They work with local farmers to increase their rice crops and use locally grown Yamadanishiki, as well as other types of sake rice. They also use the nearby mountain water to produce their Michizakura sake.

    Takasago Brewing Company (高砂酒造)

    Takasago Brewing Company exterior.

    Takasago Brewing Company exterior. | Courtesy of Takasago Brewing Company.

    Asahikawa, located in central Hokkaido, once had a thriving sake brewing industry during the late 19th and early 20th centuries, and was even called “the Nada of the north.” While the industry declined during and after WWII due to rice rations and shortages, Takasago Brewing Company struggled to survive and merged with local Ishizaki Brewery to continue production.

    The Takasago brewery is famous for its sake tanks, which are buried in the snow to mature. By aging the sake in the snow, the inside temperature is kept at around -2 C. All that’s left to do is let nature take its course.

    They also achieved acclaim for their Ichiya Shizuku (literally, “overnight drip”) brand sake produced during the coldest winter months by hanging sake bags in an ice dome to collect the droplets. The -2 C climate-controlled environment made light, pure and clean-tasting shizuku sake, which won fans across the country. However, they had to stop production of this super premium sake in 2016 due to warming temperatures, low snowfall and unstable weather.

    While the legendary Ichiya Shizuku no longer exists, Takasago Brewery continues to produce quality sake known for its clear and dry profile.

    Try Taisetsu “Junmai Ginjo” on Tippsy

    Taisetsu “Junmai Ginjo”

    The name Taisetsu “Junmai Ginjo” comes from Mount Daisetsu, a breathtaking mountain range with fresh and abundant water that nourishes the soil to make this sake. Its characteristic mellow yet clean flavor and gentle, sweet aroma highlight the best of Hokkaido sake.

    Otokoyama (男山)

    Otokoyama brewery after a snowfall.

    Otokoyama brewery after a snowfall. | Courtesy of Otokoyama.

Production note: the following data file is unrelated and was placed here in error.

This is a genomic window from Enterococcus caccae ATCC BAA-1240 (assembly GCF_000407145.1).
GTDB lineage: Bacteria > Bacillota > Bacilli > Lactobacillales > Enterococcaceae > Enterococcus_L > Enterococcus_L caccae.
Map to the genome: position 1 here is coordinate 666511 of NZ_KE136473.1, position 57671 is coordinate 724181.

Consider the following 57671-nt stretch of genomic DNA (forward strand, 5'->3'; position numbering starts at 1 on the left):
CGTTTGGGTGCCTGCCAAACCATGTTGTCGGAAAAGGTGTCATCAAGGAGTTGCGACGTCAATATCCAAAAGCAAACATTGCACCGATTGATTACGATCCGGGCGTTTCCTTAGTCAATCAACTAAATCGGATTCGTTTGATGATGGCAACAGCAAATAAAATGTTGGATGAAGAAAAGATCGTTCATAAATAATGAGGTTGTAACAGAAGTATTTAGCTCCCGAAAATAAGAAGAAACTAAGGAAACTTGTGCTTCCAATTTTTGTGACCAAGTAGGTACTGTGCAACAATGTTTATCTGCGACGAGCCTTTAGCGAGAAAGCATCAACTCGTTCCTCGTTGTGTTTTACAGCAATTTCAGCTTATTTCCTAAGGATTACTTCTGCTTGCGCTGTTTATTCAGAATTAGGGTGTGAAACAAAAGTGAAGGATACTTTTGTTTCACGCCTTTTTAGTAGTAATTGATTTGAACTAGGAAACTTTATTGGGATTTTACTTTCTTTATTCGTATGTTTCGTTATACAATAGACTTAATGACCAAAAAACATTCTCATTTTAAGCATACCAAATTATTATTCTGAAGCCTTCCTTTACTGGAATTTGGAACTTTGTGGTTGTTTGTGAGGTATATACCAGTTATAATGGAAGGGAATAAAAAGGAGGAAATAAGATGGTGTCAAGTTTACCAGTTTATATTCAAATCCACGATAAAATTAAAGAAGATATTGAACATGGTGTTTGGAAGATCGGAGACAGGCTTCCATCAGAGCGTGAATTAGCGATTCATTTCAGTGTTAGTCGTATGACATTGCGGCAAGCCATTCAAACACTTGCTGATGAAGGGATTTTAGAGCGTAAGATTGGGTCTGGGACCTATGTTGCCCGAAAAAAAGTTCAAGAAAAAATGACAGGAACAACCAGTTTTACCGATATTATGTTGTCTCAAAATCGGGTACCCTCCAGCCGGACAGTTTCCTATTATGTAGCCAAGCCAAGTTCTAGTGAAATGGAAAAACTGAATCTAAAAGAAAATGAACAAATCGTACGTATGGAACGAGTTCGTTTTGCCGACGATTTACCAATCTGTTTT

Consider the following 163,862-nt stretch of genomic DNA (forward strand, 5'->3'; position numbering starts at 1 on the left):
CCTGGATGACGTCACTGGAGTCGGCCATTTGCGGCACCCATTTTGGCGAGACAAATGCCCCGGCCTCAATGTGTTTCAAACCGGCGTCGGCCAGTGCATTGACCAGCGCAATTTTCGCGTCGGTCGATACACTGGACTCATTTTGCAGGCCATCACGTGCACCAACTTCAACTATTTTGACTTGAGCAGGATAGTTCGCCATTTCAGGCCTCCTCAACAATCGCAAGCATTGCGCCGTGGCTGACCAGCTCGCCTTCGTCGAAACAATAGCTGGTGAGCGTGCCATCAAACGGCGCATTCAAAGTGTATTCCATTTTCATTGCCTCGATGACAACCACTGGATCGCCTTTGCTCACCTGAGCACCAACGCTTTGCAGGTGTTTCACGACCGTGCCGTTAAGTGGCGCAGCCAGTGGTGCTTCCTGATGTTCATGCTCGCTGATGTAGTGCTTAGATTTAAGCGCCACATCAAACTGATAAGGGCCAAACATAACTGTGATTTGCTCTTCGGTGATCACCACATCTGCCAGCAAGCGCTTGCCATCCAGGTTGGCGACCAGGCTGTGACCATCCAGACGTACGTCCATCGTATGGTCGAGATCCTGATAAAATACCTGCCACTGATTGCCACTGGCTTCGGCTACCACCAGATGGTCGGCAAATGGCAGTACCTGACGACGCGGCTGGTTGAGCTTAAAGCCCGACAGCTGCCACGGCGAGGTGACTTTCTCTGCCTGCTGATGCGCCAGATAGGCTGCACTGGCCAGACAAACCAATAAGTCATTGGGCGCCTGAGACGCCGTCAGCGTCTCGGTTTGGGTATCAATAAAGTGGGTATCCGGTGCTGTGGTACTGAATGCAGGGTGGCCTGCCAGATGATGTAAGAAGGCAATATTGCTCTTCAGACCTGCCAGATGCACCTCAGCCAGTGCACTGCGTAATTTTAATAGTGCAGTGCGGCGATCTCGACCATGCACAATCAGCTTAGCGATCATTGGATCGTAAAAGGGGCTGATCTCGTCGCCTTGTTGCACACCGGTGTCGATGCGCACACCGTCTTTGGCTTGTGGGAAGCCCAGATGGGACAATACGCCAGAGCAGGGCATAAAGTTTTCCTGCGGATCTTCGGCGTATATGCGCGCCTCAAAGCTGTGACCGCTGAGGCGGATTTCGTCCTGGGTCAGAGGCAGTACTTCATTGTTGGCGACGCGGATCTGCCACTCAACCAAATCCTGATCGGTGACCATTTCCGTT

The name Otokoyama (literally, “Man Mountain”) is derived from the Iwashimizu Hachimangu Shrine in Kyoto, also known as Otokoyama Hachimangu Shrine, which enshrines many prolific generals. Otokoyama is another Hokkaido-based brewery, but has a different origin story not based on climate change.

    Founded in 1661, it is known to be one of the oldest breweries in the country, and was originally based in the Kansai region during the Edo period (1603-1868). It was an extremely popular brand depicted in many traditional Japanese arts, such as kabuki and ukiyo-e, and a favorite of the Tokugawa shogunate.

    However, the brewery fell out of popularity in the late Edo period and went out of business due to the Nada sake boom in the early 1800s. It was later revived in 1968 when Yamazaki Shuzo, a sake brewery in Asahikawa, visited the descendants of the Otokoyama brewery family to inherit the once-famous brand for a second chance in Hokkaido.

    Otokoyama takes advantage of the pure waters of Mount Daisetsu 大雪山 (literally, “lots of snow mountain”). It won the world’s first Monde Selection Gold Award for Japanese sake in 1977. Despite its macho-sounding name, Otokoyama sake is known for its characteristic smoothness and depth of flavor.

    Try Otokoyama “Tokubetsu Junmai” on Tippsy

    Otokoyama “Tokubetsu Junmai”

    Otokoyama was a popular sake of the Edo shogunate and people, depicted in traditional Japanese arts. It’s brewed using the quality, mineral-rich mountain water of Hokkaido. This dry and sharp sake with a hint of plum pairs well with sushi and sashimi.

    Hokkaido: the new frontier

    Despite the challenges of climate change on the Japanese sake industry, Hokkaido is surely the next frontier of high-quality sake. Blessed with a cool northern climate, abundant natural water sources and renewed interest in the region, the clear and crisp sake of Hokkaido will continue to win fans around the world. Do keep a look out for Hokkaido sake on Tippsy, as well as at international sake competitions!


    “Sake and Climate Change.”

    “Local energy sake for SDGs (6) Global warming.” Kobe Shimbun, 2021.

    “What is behind the rush of sake breweries in Hokkaido?” NHK, 2021.

    “This year’s brewer’s rice is easy to dissolve and yields are on par with normal years.” SAKETIMES, 2018.

    “Sake made in Yukihimuro to be discontinued due to global warming Takasago Sake Brewery.” Nikkei, 2016.

    Hokkaido Sake and Shochu Makers Association

    Kayoko Hirata Paku

    Kayoko Hirata Paku

    Kayoko is a writer on food and culture, translator, and amateur sake enthusiast. She resides in Tokyo with her peanut butter-addicted husband, a very hungry toddler, and many half-dead plants. Instagram: onionbaasan